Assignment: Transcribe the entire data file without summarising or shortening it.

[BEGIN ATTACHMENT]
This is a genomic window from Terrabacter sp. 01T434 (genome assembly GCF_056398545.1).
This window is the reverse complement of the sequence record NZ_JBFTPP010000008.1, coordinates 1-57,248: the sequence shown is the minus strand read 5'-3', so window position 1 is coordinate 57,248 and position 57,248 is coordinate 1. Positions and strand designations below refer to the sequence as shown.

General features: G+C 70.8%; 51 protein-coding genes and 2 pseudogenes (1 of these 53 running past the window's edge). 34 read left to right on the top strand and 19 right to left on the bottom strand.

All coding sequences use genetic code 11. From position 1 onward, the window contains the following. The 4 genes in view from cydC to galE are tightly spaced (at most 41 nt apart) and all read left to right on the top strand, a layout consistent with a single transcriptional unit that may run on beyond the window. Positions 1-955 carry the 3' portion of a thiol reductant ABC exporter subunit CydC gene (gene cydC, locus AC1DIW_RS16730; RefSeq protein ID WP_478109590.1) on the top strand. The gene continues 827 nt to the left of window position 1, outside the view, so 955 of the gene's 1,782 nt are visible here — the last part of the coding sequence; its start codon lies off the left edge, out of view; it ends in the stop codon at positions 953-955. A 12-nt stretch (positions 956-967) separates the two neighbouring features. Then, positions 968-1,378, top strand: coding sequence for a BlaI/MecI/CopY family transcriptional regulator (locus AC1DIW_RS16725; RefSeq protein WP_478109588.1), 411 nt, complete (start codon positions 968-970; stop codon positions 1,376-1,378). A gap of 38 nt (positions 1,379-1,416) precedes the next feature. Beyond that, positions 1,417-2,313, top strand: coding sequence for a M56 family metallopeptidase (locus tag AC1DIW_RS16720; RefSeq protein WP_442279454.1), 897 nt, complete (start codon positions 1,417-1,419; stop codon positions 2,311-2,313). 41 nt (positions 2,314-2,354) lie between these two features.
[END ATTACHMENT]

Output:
This is a genomic window from Terrabacter sp. 01T434 (genome assembly GCF_056398545.1).
This window is the reverse complement of the sequence record NZ_JBFTPP010000008.1, coordinates 1-57,248: the sequence shown is the minus strand read 5'-3', so window position 1 is coordinate 57,248 and position 57,248 is coordinate 1. Positions and strand designations below refer to the sequence as shown.

General features: G+C 70.8%; 51 protein-coding genes and 2 pseudogenes (1 of these 53 running past the window's edge). 34 read left to right on the top strand and 19 right to left on the bottom strand.

All coding sequences use genetic code 11. From position 1 onward, the window contains the following. The 4 genes in view from cydC to galE are tightly spaced (at most 41 nt apart) and all read left to right on the top strand, a layout consistent with a single transcriptional unit that may run on beyond the window. Positions 1-955 carry the 3' portion of a thiol reductant ABC exporter subunit CydC gene (gene cydC, locus AC1DIW_RS16730; RefSeq protein ID WP_478109590.1) on the top strand. The gene continues 827 nt to the left of window position 1, outside the view, so 955 of the gene's 1,782 nt are visible here — the last part of the coding sequence; its start codon lies off the left edge, out of view; it ends in the stop codon at positions 953-955. A 12-nt stretch (positions 956-967) separates the two neighbouring features. Then, positions 968-1,378, top strand: coding sequence for a BlaI/MecI/CopY family transcriptional regulator (locus AC1DIW_RS16725; RefSeq protein WP_478109588.1), 411 nt, complete (start codon positions 968-970; stop codon positions 1,376-1,378). A gap of 38 nt (positions 1,379-1,416) precedes the next feature. Beyond that, positions 1,417-2,313, top strand: coding sequence for a M56 family metallopeptidase (locus tag AC1DIW_RS16720; RefSeq protein WP_442279454.1), 897 nt, complete (start codon positions 1,417-1,419; stop codon positions 2,311-2,313). 41 nt (positions 2,314-2,354) lie between these two features.